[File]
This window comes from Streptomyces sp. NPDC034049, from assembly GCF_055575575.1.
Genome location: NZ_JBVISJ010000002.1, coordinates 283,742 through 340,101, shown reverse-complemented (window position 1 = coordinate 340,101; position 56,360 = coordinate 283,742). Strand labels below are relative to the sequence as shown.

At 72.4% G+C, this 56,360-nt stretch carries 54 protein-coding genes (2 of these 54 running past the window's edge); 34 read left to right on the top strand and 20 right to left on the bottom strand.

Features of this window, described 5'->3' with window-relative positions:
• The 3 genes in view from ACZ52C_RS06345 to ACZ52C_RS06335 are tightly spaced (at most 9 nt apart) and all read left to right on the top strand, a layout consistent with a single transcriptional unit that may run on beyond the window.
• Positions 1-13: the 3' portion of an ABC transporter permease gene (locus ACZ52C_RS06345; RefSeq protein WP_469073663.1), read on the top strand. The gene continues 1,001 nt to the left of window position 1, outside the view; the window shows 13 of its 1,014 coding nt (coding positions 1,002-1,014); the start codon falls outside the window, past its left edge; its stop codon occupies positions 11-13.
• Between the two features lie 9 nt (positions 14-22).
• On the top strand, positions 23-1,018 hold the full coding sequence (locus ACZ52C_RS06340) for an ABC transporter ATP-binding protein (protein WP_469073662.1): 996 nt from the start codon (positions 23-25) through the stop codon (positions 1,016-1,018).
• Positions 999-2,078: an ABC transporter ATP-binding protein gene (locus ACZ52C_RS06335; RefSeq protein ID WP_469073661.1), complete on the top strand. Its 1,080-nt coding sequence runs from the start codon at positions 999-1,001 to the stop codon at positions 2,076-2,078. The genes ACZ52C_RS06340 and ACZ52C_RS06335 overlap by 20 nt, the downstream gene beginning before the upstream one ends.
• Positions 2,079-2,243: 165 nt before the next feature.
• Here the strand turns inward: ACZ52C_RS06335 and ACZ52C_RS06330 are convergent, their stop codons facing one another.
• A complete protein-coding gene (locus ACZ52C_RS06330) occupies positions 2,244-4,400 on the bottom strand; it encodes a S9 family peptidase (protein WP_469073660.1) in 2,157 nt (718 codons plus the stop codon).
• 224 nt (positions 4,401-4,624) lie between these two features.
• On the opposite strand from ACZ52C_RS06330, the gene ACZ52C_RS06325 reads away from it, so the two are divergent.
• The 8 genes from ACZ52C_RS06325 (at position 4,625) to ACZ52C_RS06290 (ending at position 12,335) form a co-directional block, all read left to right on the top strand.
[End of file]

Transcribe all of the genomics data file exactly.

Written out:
This window comes from Streptomyces sp. NPDC034049, from assembly GCF_055575575.1.
Genome location: NZ_JBVISJ010000002.1, coordinates 283,742 through 340,101, shown reverse-complemented (window position 1 = coordinate 340,101; position 56,360 = coordinate 283,742). Strand labels below are relative to the sequence as shown.

At 72.4% G+C, this 56,360-nt stretch carries 54 protein-coding genes (2 of these 54 running past the window's edge); 34 read left to right on the top strand and 20 right to left on the bottom strand.

Features of this window, described 5'->3' with window-relative positions:
• The 3 genes in view from ACZ52C_RS06345 to ACZ52C_RS06335 are tightly spaced (at most 9 nt apart) and all read left to right on the top strand, a layout consistent with a single transcriptional unit that may run on beyond the window.
• Positions 1-13: the 3' portion of an ABC transporter permease gene (locus ACZ52C_RS06345; RefSeq protein WP_469073663.1), read on the top strand. The gene continues 1,001 nt to the left of window position 1, outside the view; the window shows 13 of its 1,014 coding nt (coding positions 1,002-1,014); the start codon falls outside the window, past its left edge; its stop codon occupies positions 11-13.
• Between the two features lie 9 nt (positions 14-22).
• On the top strand, positions 23-1,018 hold the full coding sequence (locus ACZ52C_RS06340) for an ABC transporter ATP-binding protein (protein WP_469073662.1): 996 nt from the start codon (positions 23-25) through the stop codon (positions 1,016-1,018).
• Positions 999-2,078: an ABC transporter ATP-binding protein gene (locus ACZ52C_RS06335; RefSeq protein ID WP_469073661.1), complete on the top strand. Its 1,080-nt coding sequence runs from the start codon at positions 999-1,001 to the stop codon at positions 2,076-2,078. The genes ACZ52C_RS06340 and ACZ52C_RS06335 overlap by 20 nt, the downstream gene beginning before the upstream one ends.
• Positions 2,079-2,243: 165 nt before the next feature.
• Here the strand turns inward: ACZ52C_RS06335 and ACZ52C_RS06330 are convergent, their stop codons facing one another.
• A complete protein-coding gene (locus ACZ52C_RS06330) occupies positions 2,244-4,400 on the bottom strand; it encodes a S9 family peptidase (protein WP_469073660.1) in 2,157 nt (718 codons plus the stop codon).
• 224 nt (positions 4,401-4,624) lie between these two features.
• On the opposite strand from ACZ52C_RS06330, the gene ACZ52C_RS06325 reads away from it, so the two are divergent.
• The 8 genes from ACZ52C_RS06325 (at position 4,625) to ACZ52C_RS06290 (ending at position 12,335) form a co-directional block, all read left to right on the top strand.